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xep-0037.xml 48KB

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  1. <?xml version='1.0' encoding='UTF-8'?>
  2. <!DOCTYPE xep SYSTEM 'xep.dtd' [
  3. <!ENTITY % ents SYSTEM 'xep.ent'>
  4. %ents;
  5. ]>
  6. <?xml-stylesheet type='text/xsl' href='xep.xsl'?>
  7. <xep>
  8. <header>
  9. <title>DSPS - Data Stream Proxy Service</title>
  10. <abstract>A proposal for proxy support in Jabber.</abstract>
  11. &PUBLICDOMAINNOTICE;
  12. <number>0037</number>
  13. <status>Rejected</status>
  14. <type>Standards Track</type>
  15. <sig>Standards</sig>
  16. <dependencies/>
  17. <supersedes/>
  18. <supersededby/>
  19. <shortname>N/A</shortname>
  20. <author>
  21. <firstname>David</firstname>
  22. <surname>Sutton</surname>
  23. <email></email>
  24. <jid></jid>
  25. </author>
  26. <author>
  27. <firstname>"Bac9"</firstname>
  28. <surname></surname>
  29. <email>bac9@bac9.yi.org</email>
  30. <jid>bac9@jabber.org</jid>
  31. </author>
  32. <revision>
  33. <version>0.8.1</version>
  34. <date>2016-10-04</date>
  35. <initials>egp</initials>
  36. <remark><p>Made the revision’s version element include only the actual version.</p></remark>
  37. </revision>
  38. <revision>
  39. <version>0.8</version>
  40. <date>2002-09-18</date>
  41. <initials>Bac9</initials>
  42. <remark>Streamlined and enhanced handshake procedure, and cleaned up document.</remark>
  43. </revision>
  44. <revision>
  45. <version>0.7</version>
  46. <date>2002-08-20</date>
  47. <initials>Bac9</initials>
  48. <remark>Added public connections and reduced number of tags.</remark>
  49. </revision>
  50. <revision>
  51. <version>0.6</version>
  52. <date>2002-08-11</date>
  53. <initials>Bac9</initials>
  54. <remark>Added data tracking, inviting peer, auto-disconnect for slow peers, elaboration on protocol and suggested example of file transfer.</remark>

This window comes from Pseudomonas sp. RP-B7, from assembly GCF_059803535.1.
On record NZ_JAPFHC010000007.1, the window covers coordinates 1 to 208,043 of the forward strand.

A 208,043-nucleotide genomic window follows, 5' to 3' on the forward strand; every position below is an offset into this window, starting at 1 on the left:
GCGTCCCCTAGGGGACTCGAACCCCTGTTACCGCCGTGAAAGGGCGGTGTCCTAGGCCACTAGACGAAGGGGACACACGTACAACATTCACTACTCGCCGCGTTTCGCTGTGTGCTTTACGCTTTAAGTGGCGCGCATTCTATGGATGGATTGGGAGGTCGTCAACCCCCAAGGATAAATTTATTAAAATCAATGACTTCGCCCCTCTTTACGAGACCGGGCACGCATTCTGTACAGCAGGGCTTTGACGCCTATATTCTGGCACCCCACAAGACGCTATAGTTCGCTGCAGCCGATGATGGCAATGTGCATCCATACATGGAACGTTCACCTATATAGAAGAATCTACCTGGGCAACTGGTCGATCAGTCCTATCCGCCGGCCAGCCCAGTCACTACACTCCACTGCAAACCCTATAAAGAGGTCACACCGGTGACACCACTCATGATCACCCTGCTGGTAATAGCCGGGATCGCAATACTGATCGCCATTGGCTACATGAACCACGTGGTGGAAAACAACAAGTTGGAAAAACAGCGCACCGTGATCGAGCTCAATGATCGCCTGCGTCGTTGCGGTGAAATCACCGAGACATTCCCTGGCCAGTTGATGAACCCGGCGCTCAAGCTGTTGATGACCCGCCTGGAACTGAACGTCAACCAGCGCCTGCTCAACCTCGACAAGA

55. </revision>
  56. <revision>
  57. <version>0.5</version>
  58. <date>2002-07-29</date>
  59. <initials>Bac9</initials>
  60. <remark>Elaborated on some functionality and cleaned up XML protocol.</remark>
  61. </revision>
  62. <revision>
  63. <version>0.4</version>
  64. <date>2002-07-11</date>
  65. <initials>lw</initials>
  66. <remark>Converted to XML format.</remark>
  67. </revision>
  68. <revision>
  69. <version>0.3</version>
  70. <date>2002-06-25</date>
  71. <initials>Bac9</initials>
  72. <remark>Added support for HTTP, SSL and throughput logging. Changed relay behaviour.</remark>
  73. </revision>
  74. <revision>
  75. <version>0.2</version>
  76. <date>2002-06-21</date>
  77. <initials>Bac9</initials>
  78. <remark>Revised, standardized and extended XML protocol structure.</remark>
  79. </revision>
  80. <revision>
  81. <version>0.1</version>
  82. <date></date>
  83. <initials>rn</initials>
  84. <remark>Initial version.</remark>
  85. </revision>
  86. </header>
  87. <section1 topic='Introduction'>
  88. <p>Data Stream Proxy Service (DSPS) is designed to be a common stream protocol for multicast (unicast as special case) over P2S2P (P2P as special case) connections.</p>
  89. </section1>
  90. <section1 topic='Startup'>
  91. <p>This document follows DSPS protocol version 0.5. Any XML data not explicitly defined or mentioned will be ignored without error. On startup, full fledged DSPS starts listening on port 5290 (and 80 if HTTP handshake implemented).</p>